Artillery fire was almost constant through the duration of the Western Front battles. Progressively heavy guns were added to the artillery contingent on both sides. Technology made up-gunning practical. The guns were fitted with tracks that were either attached to each wheel, or used in a tracked chassis similar to agricultural equipment or the later tanks. Petrol and steam engined vehicles were used to haul the bigger guns into position and were themselves increasingly equipped with tracks for mobility in the muddy conditions. Some of the largest guns were mounted on railway rolling stock. This made it possible for even the largest guns to be moved around to avoid counter battery fire from the enemy, although artillery duels between opposing gun batteries were not uncommon.

The open sights of typical field artillery were inadequate for indirect fire, where the barrel was elevated to fire over visual barriers. Fire control was provided by directors in balloons or aircraft. The balloon was in many ways more reliable because the spotters were equipped with field telephones that connected into the increasingly complex communications networks that were being installed to enable commanders in rear positions could speak directly with their junior officers and NCOs. There was also the introduction of wireless telegraphy that enabled aircraft to communicate directly while circling above the trenches.

The consumption of ammunition was prodigious and required considerable improvements to the logistics systems. Motor vehicles were increasingly employed to bring ammunition forward, but rail was to provide much of the requirement to the fixed trench and battery positions. In addition to existing wide gauge tracks of the pre-war rail network, narrow gauge rails were laid extensively and often used petrol engine locomotives.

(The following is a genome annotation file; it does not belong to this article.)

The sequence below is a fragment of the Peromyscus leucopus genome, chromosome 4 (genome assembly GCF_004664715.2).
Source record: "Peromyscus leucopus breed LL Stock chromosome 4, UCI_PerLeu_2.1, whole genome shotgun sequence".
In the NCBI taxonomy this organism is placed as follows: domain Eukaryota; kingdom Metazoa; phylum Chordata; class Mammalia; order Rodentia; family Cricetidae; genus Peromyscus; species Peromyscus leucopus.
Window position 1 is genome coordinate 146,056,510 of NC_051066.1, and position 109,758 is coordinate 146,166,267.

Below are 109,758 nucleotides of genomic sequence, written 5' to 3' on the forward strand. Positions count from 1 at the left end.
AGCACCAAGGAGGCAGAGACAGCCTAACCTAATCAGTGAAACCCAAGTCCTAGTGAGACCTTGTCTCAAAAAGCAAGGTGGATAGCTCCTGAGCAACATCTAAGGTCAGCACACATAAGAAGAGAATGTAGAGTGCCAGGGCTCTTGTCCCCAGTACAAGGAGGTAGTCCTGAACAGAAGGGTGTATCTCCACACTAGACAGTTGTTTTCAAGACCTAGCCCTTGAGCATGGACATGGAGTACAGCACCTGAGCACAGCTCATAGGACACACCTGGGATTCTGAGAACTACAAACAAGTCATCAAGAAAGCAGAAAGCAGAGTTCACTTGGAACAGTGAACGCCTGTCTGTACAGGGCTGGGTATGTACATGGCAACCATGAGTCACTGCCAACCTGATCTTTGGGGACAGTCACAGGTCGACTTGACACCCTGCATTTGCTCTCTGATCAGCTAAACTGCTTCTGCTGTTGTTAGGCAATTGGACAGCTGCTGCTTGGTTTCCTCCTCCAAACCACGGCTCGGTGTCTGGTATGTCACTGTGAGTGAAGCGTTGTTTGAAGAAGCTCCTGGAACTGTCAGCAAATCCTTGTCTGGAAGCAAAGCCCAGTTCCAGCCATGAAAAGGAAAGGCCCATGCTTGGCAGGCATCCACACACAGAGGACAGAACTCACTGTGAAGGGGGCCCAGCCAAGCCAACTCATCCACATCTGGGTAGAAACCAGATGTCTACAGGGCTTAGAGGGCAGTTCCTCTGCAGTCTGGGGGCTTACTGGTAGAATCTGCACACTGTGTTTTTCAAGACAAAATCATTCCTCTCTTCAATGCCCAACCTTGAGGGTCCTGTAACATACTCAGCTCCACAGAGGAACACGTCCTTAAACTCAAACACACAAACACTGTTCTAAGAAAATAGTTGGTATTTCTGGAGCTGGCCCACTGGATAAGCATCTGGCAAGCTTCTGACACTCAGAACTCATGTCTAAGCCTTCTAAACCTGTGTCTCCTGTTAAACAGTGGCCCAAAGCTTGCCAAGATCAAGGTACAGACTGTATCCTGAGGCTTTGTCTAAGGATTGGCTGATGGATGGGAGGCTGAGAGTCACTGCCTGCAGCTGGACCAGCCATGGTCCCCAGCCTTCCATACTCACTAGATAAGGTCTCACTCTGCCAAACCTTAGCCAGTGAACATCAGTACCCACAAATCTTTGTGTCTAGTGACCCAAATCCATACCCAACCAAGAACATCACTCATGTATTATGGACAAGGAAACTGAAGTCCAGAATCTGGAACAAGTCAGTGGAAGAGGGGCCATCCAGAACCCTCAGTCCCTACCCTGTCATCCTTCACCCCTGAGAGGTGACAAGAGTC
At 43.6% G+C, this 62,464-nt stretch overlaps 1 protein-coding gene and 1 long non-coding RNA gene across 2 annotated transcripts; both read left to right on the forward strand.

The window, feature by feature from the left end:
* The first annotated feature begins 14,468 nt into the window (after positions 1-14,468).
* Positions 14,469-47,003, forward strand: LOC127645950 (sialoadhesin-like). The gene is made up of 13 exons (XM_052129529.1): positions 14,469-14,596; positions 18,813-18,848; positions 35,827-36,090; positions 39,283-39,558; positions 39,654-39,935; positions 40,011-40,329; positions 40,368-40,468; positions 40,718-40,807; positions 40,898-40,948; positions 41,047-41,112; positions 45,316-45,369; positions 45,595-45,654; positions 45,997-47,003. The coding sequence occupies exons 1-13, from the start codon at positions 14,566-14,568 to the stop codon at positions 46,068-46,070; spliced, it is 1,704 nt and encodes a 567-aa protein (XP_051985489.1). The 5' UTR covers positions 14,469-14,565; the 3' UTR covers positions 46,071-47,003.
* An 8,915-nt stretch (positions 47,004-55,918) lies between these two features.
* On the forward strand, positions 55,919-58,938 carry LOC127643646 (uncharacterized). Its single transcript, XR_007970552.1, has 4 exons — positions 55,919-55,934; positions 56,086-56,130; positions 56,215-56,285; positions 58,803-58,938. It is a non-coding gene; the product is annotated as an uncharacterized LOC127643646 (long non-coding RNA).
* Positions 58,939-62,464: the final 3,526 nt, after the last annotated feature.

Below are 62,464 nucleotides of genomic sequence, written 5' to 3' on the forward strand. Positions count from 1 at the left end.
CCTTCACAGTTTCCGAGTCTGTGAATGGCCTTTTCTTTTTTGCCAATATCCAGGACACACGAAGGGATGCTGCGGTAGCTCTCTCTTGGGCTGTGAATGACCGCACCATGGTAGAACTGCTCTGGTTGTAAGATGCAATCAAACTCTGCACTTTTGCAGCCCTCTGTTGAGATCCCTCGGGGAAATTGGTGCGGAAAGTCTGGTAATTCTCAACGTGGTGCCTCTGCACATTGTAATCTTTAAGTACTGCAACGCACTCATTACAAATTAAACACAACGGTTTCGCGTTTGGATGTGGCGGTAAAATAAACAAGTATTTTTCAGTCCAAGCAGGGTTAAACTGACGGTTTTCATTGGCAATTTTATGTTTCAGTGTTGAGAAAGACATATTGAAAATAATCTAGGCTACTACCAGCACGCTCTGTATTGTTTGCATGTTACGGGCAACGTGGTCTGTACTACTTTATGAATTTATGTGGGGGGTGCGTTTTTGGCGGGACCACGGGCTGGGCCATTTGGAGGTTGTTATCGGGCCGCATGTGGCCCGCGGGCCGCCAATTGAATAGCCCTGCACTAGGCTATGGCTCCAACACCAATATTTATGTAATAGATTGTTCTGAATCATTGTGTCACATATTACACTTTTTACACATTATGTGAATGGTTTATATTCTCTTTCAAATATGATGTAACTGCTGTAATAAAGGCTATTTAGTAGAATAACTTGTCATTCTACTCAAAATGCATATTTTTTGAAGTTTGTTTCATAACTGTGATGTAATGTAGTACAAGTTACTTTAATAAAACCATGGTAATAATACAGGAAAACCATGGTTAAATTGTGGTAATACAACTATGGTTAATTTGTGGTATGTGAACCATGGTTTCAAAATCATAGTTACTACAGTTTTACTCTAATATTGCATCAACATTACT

The use of artillery became the direct counter to the machine gun. Before an assault by infantry, artillery was used to lay a heavy fire on the enemy trenches and the communications systems behind them. As the infantry climbed out of their trenches to make a frontal assault on the enemy trenches, the bombardment changed to a rolling bombardment, keeping ahead of friendly troops but keeping enemy heads down and making it difficult for the enemy to bring up reinforcements. The weakness of these new tactics was that the enemy saw increasing bombardment as a sign of a new assault across no-man’s-land. Trenches became deeper with shell resistant bunkers in which the defenders could get some sleep between watches and retire to ahead of an enemy assault, to escape the softening up fire of the enemy artillery.

The author has provided a graphic and effective description of how the artillery tactics and strategy rapidly evolved to meet the needs of a new form of intensive fire competition across the trenches. A very informative work that will help enthusiast and new-comer alike to gain a better understanding of how artillery shaped the battles on the Western Front.